EAST CHICAGO — The city’s historic Marktown neighborhood turned 100 this year, and the community is going to celebrate with a bash for the ages.

The volunteer Marktown Centennial Committee is staging the Marktown Centennial Celebration from 11 a.m. until 8 p.m. Aug. 19 at the Marktown Community Center Park in the neighborhood at 405 Prospect St. near the lakefront in East Chicago. The program will begin with an open house and will be followed by a walking tour of the neighborhood.

An architectural tour of the planned worker community designed by the famed architect Howard Van Doren Shaw, a leader in the American Craftsman movement who designed buildings at the University of Chicago, the University of Illinois and along Lake Shore Drive, will take place at 11 a.m. that day. The walking tour is open to the public.

Attendees can buy illustrations of the neighborhood that’s listed on the National Register of Historic Places, including a South Shore Line posters and the official "Ripley’s Believe It or Not" poster.

Industrialist Clayton Mark built the Swiss village replica neighborhood in 1917 to house his workers at the nearby steel mill in Indiana Harbor. The bucolic enclave was famed for having pitched gabled roofs and roads so narrow that residents parked on the sidewalks and walked in the streets. It’s an isolated residential island in the middle of some of the heaviest industry in the world — surrounded as it is by the BP Whiting Refinery, ArcelorMittal Indiana Harbor and U.S. Steel’s East Chicago Tin Plant.

In recent years, the Progressive Era-planned worker community has faced an uncertain future. Some homes have been boarded up for so long they still have campaign signs in the window for the late longtime Mayor Robert Pastrick, who was voted out in 2004. BP has bought and demolished several properties, including the hotel where itinerants stayed after first getting hired on by the Mark Manufacturing Co.

Marktown Preservation Society President Paul Myers has been spearheading the Centennial celebration, which will include an exhibit called “Marktown — The First 100 Years.”

“It will consist of about 70 printed items covering news articles and hundreds of photographs of Marktown and the people who have made this their home,” he wrote on Facebook. “Trust me when I say that it will fill the Marktown Community Center. For those of you who moved away decades ago it will bring back memories of times and places in Marktown long forgotten. For those of you who still live here or moved away more recently it will be highly educational.”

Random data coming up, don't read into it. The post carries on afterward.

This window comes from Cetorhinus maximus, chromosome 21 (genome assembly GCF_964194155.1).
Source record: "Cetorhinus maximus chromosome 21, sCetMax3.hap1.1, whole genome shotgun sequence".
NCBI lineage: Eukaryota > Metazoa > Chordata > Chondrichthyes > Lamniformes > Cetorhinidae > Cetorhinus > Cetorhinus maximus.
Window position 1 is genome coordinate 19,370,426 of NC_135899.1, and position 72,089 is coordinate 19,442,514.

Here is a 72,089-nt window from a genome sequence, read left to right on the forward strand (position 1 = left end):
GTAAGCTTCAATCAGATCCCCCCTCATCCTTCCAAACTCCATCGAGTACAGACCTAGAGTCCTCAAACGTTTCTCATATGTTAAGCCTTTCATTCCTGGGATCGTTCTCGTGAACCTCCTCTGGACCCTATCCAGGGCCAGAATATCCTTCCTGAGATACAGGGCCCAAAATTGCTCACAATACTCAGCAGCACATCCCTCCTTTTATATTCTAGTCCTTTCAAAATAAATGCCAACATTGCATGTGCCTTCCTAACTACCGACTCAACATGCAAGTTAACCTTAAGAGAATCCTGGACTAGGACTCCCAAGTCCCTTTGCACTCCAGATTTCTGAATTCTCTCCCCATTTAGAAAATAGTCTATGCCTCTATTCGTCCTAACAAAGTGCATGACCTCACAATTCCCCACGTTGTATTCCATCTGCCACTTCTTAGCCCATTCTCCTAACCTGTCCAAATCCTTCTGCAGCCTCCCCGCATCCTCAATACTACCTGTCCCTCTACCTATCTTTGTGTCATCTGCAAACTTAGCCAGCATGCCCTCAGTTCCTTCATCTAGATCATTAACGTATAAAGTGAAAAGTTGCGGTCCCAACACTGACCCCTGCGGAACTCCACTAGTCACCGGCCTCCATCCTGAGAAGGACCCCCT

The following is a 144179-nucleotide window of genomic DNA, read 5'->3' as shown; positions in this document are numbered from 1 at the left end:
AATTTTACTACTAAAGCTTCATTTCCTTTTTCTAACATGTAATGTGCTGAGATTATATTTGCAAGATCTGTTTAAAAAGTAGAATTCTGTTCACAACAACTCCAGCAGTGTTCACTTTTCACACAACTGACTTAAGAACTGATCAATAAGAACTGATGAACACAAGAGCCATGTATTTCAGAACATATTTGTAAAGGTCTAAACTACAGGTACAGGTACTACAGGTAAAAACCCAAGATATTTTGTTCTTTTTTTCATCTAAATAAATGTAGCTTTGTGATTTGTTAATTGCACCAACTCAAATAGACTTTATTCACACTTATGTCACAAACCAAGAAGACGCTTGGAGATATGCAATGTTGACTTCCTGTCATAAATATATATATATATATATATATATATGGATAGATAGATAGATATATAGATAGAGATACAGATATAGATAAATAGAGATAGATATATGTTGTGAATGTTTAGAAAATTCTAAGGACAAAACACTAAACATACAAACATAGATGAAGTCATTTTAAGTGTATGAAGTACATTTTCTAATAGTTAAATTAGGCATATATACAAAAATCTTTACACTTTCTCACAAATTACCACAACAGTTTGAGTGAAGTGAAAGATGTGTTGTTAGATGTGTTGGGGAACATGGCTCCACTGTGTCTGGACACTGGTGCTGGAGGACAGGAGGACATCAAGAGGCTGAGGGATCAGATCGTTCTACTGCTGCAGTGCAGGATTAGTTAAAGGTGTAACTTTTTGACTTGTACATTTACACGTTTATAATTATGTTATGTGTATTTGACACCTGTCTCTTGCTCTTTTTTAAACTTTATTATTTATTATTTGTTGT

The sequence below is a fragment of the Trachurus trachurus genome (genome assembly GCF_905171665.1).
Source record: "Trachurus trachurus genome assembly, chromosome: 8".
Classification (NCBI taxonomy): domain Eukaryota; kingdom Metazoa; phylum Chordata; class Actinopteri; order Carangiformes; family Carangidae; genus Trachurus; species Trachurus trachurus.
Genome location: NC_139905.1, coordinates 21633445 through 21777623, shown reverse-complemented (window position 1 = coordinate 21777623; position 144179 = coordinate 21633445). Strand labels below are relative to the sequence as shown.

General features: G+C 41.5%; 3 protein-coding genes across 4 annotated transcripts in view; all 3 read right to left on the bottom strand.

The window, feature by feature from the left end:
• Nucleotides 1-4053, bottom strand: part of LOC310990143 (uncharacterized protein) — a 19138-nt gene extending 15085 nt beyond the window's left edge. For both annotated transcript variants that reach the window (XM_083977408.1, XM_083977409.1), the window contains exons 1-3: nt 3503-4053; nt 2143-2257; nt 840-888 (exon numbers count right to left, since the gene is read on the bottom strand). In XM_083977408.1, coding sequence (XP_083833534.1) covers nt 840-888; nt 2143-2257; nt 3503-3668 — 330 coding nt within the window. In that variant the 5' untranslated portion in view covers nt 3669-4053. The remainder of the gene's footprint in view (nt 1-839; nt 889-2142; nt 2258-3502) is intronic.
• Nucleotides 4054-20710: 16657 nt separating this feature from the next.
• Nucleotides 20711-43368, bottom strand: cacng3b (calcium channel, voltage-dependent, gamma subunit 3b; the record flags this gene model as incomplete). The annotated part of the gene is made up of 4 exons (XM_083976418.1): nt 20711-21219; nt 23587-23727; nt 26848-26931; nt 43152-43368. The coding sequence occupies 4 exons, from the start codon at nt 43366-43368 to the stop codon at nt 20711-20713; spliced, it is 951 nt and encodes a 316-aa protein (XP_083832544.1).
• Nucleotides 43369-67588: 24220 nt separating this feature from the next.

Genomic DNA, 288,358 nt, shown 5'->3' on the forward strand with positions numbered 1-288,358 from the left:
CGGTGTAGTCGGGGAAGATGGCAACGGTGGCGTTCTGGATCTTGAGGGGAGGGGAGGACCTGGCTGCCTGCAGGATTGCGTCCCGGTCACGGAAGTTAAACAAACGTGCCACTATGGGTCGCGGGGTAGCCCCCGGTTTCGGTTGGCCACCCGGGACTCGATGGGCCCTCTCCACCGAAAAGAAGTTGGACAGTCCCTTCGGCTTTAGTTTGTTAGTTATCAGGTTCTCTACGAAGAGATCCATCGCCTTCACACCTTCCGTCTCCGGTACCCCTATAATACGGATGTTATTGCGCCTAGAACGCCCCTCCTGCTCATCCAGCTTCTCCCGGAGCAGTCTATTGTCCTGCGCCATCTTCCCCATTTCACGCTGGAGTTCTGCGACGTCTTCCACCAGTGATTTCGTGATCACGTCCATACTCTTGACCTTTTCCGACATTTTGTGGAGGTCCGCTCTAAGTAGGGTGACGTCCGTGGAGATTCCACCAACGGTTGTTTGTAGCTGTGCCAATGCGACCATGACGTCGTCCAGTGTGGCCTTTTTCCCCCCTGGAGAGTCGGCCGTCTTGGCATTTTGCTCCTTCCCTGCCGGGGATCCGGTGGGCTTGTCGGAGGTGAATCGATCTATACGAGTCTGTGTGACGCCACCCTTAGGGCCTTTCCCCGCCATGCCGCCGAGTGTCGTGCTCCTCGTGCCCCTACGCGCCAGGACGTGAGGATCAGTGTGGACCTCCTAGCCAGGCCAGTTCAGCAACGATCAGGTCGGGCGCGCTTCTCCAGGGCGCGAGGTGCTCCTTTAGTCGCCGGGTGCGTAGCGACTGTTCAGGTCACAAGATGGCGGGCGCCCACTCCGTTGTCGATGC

All this year, Myers has hosted various tours of the historic neighborhood, including from the Steelworkers Pilgrimage Cycling Tour in April and the Chicago Chapter of the Society of Architectural Historians in June.

Myers also has been sharing memories, historic artifacts and pictures by the acclaimed photographer Tom Hocker on the Marktown 100 Year Celebration Facebook page, which he said he would continue as a public service after the anniversary celebration is over. It’s filled with tidbits such as that Marktown was once served by an electric streetcar out of Gary, that the American Legion band played a packed tribute to the Armed Forces there in 1942, or that the neighborhood once had its own schools.

He, for instance, pays tribute to Marktown native Luis Perez, who was killed by a landmine near Fallujah on his third day serving as a truck driver during Operation Iraqi Freedom.

He also dug up a paragraph by former East Chicago City Planner Richard Morrisroe, who completed the application to get Marktown listed on the National Register of Historic Places during the 1970s.

“Marktown presents a living lesson in history and culture from the pioneer growth period of the Calumet Region,” Morrisroe wrote. “This Region, which is America’s industrial heartland, is quite young compared to other great regions of the nation. Sometimes in such areas the concern for history is lost. But here there is the unique opportunity to preserve the Marktown community as a living and unique landmark of genuine architectural and cultural significance of the Calumet Region, the state and the country. The Marktown area is an important cultural resource which should be restored to accurately present the intention of the original design.”

Decades have passed, but those words still ring true, Myers said.

He hopes to stress the significance of preservation while leading the public on a walking tour Aug. 19.

“It's amazing that the people that take their time to come here for an architectural tour understand the importance of the design and potential of the Marktown Historic District,” he said.

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Joseph S. Pete is a Lisagor Award-winning business reporter who covers steel, industry, unions, the ports, retail, banking and more. The Indiana University grad has been with The Times since 2013 and blogs about craft beer, culture and the military.